Originally named Chebucto – or biggest harbor – by the Mi’kmaq Indians who lived here, Halifax was founded in 1749 by the British as a naval and military base. Named in honor of Lord Halifax, president of the British Board of Trade, the fledgling community would eventually become a major center for international trade for the same reasons it was selected as a military and naval base: its geographic location and magnificent harbor.
From the start, Halifax proved to be quite an innovative community. It boasted Canada’s first newspaper (1752), first post office (1755), and first representative assembly (1758). But it was war that contributed to the rapid development and growth of the community. Halifax was a strategic base of operations for Britain in the Seven Years’ War, the War of American Independence, the Napoleonic wars, and the War of 1812. As a result of these wars, more and more people were calling Halifax home and the community began to grow beyond a handful of fortifications and residential streets in the downtown core. By 1818, Halifax had become a free port allowing for the free movement of goods through the port.
In 1842, the City of Halifax incorporated and elected for the first time its own mayor. Now the wealthiest city in the Dominion per capita, Halifax would serve as the birthplace for two of Canada’s biggest financial institutions: the Royal Bank of Canada and the Bank of Nova Scotia (1832). And Halifax was the home of entrepreneurial pioneers like Samuel Cunard whose steamship service earned him the name ‘Steam Lion’ for revolutionizing transatlantic shipments. The city even had its own stock exchange as early as 1874.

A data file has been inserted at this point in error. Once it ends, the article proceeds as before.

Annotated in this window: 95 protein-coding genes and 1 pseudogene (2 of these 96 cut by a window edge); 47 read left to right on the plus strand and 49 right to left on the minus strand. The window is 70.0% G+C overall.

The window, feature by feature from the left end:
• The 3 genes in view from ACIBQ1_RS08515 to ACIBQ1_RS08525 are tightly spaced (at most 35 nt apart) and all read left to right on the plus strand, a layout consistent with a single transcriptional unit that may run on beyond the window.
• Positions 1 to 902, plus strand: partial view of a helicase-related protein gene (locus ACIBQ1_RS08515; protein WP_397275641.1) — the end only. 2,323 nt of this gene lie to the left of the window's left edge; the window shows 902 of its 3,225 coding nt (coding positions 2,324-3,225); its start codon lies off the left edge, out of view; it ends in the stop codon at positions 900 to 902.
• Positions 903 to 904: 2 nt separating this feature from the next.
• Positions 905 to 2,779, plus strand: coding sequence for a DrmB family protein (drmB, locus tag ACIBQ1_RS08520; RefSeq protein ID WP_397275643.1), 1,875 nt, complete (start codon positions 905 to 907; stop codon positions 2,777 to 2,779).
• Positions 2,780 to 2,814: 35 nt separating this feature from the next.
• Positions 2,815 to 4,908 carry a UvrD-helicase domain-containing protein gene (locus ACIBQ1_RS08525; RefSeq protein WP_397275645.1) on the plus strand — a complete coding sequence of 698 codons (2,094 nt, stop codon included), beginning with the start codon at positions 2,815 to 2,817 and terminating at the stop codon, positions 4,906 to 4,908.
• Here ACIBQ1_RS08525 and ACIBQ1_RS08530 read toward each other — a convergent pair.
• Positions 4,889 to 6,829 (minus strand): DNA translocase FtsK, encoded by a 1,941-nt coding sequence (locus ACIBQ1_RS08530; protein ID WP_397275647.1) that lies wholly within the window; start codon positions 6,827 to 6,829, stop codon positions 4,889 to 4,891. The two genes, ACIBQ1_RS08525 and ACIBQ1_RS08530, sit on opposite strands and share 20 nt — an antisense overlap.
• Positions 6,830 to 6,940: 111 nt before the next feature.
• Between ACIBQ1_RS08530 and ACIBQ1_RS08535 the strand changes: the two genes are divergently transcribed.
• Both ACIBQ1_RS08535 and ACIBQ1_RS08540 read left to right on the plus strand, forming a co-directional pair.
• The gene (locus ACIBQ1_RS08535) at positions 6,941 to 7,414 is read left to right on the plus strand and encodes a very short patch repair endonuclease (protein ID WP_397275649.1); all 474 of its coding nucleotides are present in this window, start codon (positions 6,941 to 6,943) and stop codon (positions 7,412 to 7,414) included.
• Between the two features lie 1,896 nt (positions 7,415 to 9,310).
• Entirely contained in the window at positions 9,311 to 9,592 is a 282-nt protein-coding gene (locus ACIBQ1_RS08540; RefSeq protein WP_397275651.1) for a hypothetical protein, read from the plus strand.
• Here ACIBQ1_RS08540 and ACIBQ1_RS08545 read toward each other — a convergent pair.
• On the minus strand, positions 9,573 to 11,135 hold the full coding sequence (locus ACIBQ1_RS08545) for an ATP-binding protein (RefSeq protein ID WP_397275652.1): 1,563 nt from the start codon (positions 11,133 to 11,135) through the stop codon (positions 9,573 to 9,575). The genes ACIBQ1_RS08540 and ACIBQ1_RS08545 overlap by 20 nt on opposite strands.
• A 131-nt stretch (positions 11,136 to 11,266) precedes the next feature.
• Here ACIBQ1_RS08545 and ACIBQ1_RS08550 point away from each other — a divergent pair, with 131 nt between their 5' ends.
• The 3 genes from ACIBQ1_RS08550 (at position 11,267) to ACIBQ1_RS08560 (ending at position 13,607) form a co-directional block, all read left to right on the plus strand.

Although war had contributed significantly to Halifax’s growing economic fortunes, it was also the cause of one of the worst man-made disasters the world has ever seen. On December 6, 1917, two ships, one of which was laden with munitions for the war effort in Europe, collided in the harbor. The resulting explosion decimated much of the city’s north end and claimed the lives of approximately 2000 people. The fact that the shattered city was eventually rebuilt is a testament to the resolve and courage of the people who live there. Years later, the Second World War brought considerable economic prosperity and growth to the city, again demonstrating its importance as a naval and military base.
In the years since then, Halifax has evolved into a successful and fully modern city undergoing perhaps its biggest change yet in 1996. That year, Halifax, Dartmouth, Bedford, and Halifax County amalgamated forming the Halifax Regional Municipality (HRM). Shortly after amalgamation, regional business and political leaders came together to form the Greater Halifax Partnership. The Partnership has since become the recognized leader for sustained economic growth for Greater Halifax.
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